Democratic Gov. Jerry Brown reeled off statistics on California’s prison spending during his final State of the State Address after a total of 16 years as governor.
Brown, who has followed a federal court order to reduce the state’s prison overcrowding, warned legislators at the state Capitol not to simply pass more crime laws but instead consider a holistic approach to criminal justice.
He suggested California has gone too far on prison spending since 1970.
"The corrections budget then was about 3 percent of the general fund. Now, it’s 8.9 percent, about $12 billion," Brown said.
Was the governor right? Has California’s prison spending nearly tripled as a share of the state’s general fund budget since 1970?
We set out on a fact check.
California’s 1970-71 fiscal year budget, produced under then Gov. Ronald Reagan, backs up the first part of Brown’s claim. It lists the corrections department as 2.8 percent, or nearly $40 million, of the state’s $1.4 billion general fund budget that year.
California's 1970-71 fiscal year budget.
Brown’s 2018-19 budget proposal, meanwhile, also supports the claim. It shows the state expects to spend 9 percent, or nearly $12 billion, of its $132 billion general fund on the corrections department. That’s up about $1 billion from prison spending two years ago.
Franklin Zimring, a UC Berkeley criminal justice professor, called Brown’s claim about the increased share of prison spending "absolutely true."
"California’s prison population exploded from 1980 through the late 1990s and prison building metastasized in the state," Zimring said. "We went from a little over 24,000 prisoners in California prisons to over 170,000 prisoners in 2010 and 2011."
Zimring attributed the increase to the state’s booming population during that period, tough sentencing laws, particularly 1994’s Three Strikes law, and the national focus on drug crimes.
Fewer inmates, higher costs
California has sharply cut its prison population following a 2009 U.S. Supreme Court order for California to reduce prison overcrowding. The population reached a peak of 163,000 inmates in 2006, according to the Public Policy Institute of California. The state estimates it will house an average of about 119,000 prisoners this year.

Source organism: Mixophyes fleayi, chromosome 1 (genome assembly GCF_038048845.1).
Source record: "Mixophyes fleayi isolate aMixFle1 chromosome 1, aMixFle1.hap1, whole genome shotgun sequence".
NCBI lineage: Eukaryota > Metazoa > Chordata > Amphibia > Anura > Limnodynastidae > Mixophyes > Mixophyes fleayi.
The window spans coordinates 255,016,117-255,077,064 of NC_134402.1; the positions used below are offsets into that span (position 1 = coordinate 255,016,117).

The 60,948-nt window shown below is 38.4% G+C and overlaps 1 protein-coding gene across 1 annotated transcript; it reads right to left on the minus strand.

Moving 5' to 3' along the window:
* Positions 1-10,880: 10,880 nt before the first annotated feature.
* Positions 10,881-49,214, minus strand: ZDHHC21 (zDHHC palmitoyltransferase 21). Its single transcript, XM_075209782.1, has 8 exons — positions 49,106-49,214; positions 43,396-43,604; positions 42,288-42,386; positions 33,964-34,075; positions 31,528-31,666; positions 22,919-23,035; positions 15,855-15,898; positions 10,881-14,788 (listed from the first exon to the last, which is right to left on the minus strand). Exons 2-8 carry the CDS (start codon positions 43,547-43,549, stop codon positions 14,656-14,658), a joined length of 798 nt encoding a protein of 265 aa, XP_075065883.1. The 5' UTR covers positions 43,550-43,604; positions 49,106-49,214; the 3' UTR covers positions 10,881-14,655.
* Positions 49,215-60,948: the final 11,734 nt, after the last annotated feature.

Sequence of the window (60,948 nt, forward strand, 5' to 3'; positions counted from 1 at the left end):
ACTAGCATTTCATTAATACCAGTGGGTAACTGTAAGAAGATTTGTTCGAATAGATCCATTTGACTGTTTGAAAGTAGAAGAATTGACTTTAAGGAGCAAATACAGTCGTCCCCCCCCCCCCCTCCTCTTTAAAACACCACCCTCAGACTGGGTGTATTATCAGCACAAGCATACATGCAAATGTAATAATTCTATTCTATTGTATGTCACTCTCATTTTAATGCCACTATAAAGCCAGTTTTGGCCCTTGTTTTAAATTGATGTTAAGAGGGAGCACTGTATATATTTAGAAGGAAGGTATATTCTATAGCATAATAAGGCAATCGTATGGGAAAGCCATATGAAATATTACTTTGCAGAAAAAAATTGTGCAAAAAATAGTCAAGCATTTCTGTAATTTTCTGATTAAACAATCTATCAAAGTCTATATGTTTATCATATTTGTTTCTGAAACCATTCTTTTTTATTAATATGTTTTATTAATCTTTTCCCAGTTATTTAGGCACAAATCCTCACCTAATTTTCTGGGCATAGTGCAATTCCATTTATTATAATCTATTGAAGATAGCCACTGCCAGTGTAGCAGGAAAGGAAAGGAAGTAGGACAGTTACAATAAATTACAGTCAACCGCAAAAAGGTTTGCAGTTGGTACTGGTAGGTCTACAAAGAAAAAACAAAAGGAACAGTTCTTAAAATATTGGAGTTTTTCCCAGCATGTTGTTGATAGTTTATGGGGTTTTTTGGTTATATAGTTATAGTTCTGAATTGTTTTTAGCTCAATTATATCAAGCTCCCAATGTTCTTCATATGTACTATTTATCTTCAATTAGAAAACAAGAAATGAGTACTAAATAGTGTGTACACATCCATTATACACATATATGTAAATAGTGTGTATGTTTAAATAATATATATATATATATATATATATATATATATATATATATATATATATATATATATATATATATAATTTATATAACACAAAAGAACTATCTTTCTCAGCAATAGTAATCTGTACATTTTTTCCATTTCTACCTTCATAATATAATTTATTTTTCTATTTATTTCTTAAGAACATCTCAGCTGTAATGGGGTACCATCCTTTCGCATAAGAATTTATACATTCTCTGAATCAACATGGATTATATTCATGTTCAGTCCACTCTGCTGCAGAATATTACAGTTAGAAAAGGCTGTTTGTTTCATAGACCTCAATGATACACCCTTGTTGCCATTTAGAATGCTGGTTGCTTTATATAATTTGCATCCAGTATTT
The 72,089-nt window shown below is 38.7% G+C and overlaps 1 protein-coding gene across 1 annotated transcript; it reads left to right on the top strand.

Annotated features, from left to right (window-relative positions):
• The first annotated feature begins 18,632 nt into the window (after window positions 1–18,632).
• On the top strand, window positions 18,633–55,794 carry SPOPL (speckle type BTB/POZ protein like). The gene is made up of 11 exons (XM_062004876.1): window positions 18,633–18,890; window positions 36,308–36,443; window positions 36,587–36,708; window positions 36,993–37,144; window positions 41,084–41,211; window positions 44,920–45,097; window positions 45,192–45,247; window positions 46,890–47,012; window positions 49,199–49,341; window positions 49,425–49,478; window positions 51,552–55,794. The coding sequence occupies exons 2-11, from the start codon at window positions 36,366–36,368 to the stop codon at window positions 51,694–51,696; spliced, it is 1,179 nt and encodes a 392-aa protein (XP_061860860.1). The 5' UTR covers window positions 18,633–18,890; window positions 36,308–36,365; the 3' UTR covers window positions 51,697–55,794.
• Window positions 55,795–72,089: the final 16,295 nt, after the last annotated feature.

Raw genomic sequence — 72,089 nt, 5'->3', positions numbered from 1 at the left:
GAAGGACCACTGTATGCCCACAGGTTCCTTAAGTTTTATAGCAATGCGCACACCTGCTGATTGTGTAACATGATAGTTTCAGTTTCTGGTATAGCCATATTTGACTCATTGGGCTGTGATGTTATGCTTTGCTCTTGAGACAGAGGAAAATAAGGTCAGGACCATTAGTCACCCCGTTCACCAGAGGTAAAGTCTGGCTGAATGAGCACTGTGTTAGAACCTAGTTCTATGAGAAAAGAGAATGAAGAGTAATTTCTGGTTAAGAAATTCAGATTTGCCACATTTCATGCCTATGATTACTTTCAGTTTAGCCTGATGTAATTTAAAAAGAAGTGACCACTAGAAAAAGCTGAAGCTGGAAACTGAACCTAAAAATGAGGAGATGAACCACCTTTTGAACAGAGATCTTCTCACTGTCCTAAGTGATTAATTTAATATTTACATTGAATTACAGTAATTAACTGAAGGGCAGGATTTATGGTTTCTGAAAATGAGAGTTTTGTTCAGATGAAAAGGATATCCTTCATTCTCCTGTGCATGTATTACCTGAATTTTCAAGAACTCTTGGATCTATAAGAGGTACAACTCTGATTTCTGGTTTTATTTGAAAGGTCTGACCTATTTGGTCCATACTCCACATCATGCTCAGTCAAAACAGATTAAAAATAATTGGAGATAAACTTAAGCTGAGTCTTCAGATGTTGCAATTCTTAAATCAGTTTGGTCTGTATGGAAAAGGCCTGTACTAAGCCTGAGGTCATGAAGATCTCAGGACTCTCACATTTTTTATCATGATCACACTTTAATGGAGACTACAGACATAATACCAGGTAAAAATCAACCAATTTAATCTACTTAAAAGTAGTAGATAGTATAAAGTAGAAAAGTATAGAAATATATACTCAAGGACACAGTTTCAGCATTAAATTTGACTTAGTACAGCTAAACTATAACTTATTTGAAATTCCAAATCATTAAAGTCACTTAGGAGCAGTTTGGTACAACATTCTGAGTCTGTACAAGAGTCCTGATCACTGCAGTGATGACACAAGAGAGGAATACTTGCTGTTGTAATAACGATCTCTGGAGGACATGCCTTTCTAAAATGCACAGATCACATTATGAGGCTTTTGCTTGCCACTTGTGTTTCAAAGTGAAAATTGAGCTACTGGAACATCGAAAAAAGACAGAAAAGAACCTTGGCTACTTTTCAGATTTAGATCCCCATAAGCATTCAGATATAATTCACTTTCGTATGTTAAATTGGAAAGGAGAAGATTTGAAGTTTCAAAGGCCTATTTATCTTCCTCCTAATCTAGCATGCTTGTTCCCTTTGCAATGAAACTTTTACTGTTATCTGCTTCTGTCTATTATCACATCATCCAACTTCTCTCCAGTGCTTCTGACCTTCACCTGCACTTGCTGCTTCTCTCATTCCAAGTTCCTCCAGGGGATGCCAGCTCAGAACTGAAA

But as the inmate numbers have dropped, state corrections spending has continued to rise. That’s, in part, because California has the highest per capita inmate cost in the nation, at an estimated $80,000 annually for 2018-19, as we examined in a recent fact check. There’s been no corresponding reduction in prison staff as inmate numbers have fallen, causing per capita costs to spike. At the same time, prison staffing costs have increased.
Jeffrey Callison, a state prisons spokesman, told us the conditions of the court order prevent California from closing prisons even as the inmate population is reduced.
"So long as the order is in effect we cannot close prisons because to do so would reduce our capacity, thereby pushing us back above 137.5 percent" level of prison crowding, Callison said in an email. That level is tied to prison capacity and defined by the court, he said.
Gov. Jerry Brown recently claimed California’s corrections budget in 1970 was "about 3 percent of the general fund. Now, it’s 8.9 percent, about $12 billion."
California’s 1970-71 fiscal year budget supports the first part of Brown’s claim, listing prison system spending as 2.8 percent of that year’s general fund.
Brown’s budget proposal for this fiscal year, meanwhile, shows the corrections department is now estimated to be 9 percent of the general fund, or $12 billion.
A UC Berkeley criminal justice professor told us the governor’s spending claim rings true, noting the state’s prison population exploded during the 1980s and 1990s, driven by the state’s overall population boom, strict criminal sentencing laws and a national focus on drug crimes.
The governor’s numbers are on the mark and there’s nothing significant missing from his statement.
We rate Brown’s claim True.
TRUE – The statement is accurate and there’s nothing significant missing.
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